Gomes, who’s as well known for his marketing stunts as he is for revitalizing struggling casinos, noted that people see more flesh on the beach every summer than the billboard reveals. And, he pointed out, the new look and marketing strategy at his casino recalls the 1920s, a fairly decadent period in American history.
“We are the ’20s,” says Gomes. “We are fun, full of life and ready to bring the excitement of the 1920s to the stage. This show is sure to keep audiences entertained and the caliber of the performance will be second to none in Atlantic City.”
Gomes, who once ran the Tropicana Casino Resort and, before that, the Trump Taj Mahal, imported Mario Bazinet, French-Canadian producer, to create Moonshine Follies. Bazinet produced more than a half-dozen shows for the Trop, most of which received critical praise.
Atlantic City hasn’t seen this type of extended-run casino revues since the mid-1990s, when producer and former Broadway hoofer Roger Minami assembled more than a dozen shows for Merv Griffin when the show business tycoon owned Resorts.
What do you think about the casinos' new revue shows?
From the famous organ at Boardwalk Hall and the Atlantic City Pop Festival of 1969, to Boardwalk Empire era tales and KY & the Curb.
Boardwalk Follies, the new musical revue at the Hilton, opens with a nod to the hot decade in Atlantic City these days, the 1920s, with a traditional Boardwalk rolling chair and a song that harkens all the way back to 1914, “By the Beautiful Sea.”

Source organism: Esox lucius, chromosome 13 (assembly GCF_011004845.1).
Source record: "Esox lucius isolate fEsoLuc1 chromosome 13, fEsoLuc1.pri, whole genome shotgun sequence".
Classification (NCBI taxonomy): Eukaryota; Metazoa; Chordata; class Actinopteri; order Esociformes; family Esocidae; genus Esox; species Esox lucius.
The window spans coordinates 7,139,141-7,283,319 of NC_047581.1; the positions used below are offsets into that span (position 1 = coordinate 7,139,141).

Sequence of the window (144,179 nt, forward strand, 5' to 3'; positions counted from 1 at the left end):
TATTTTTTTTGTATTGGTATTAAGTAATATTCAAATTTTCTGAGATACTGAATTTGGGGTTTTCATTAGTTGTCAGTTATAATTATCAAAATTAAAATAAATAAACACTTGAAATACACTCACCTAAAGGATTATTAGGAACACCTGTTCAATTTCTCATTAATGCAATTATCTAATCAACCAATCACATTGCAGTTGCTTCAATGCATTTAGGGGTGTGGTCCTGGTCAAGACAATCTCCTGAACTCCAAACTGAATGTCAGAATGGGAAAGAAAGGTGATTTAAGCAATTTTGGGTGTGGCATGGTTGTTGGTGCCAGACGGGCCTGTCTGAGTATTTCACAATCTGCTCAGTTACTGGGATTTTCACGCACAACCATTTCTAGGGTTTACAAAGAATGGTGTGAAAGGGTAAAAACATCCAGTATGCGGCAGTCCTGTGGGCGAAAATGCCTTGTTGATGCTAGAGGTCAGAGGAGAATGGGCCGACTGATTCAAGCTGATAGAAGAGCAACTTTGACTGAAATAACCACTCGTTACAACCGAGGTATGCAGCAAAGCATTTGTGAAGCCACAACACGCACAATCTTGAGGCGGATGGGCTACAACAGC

They’re thinking outside the box and inside the Beltway at the Atlantic City Hilton this summer.
Resorts has announced that it will be presenting Moonshine Follies, a show designed to provide hot fun in the wintertime. The show opens in the Superstar Theater on Sunday, Feb. 20 and will run until April 17.
It has been several years since Boardwalk Hall hosted a production by Cirque du Soleil. The critically acclaimed Cirque du Soleil production Alegría will arrive at Boardwalk Hall from April 6-10 for eight performances. Advance discounted tickets for Alegría are available now online exclusively to Cirque Club members through Dec. 5. Cirque Club membership is free and benefits include access to advance tickets, special offers and exclusive behind the scenes information. To join, go to the Cirque Web site. Tickets for the general public will be available starting Dec. 6 at the Cirque Web site, all Ticketmaster outlets or by calling Ticketmaster, 1-800-736-1420. Alegría has entertained more than 10 million people worldwide since its world premiere in Montreal in 1994. In May 2009. Tickets range for adults $35 to $110; children (12 & under) from $28 to $90; military, seniors and students from $30.10 to $100. Through Dec. 5 only, special discounts on tickets are available online to Cirque Club members. The show will be presented on Wednesday, April 6 at 7:30pm; Thursday, April 7 at 7:30pm; Friday, April 8 at 3:30pm and 7:30pm; Saturday, April 9 at 3:30pm and 7:30pm and Sunday, April 10 at 1pm and 5pm....
'Cirque Dreams: Jungle Fantasy' provides true family fun in a casino setting for a more than reasonable price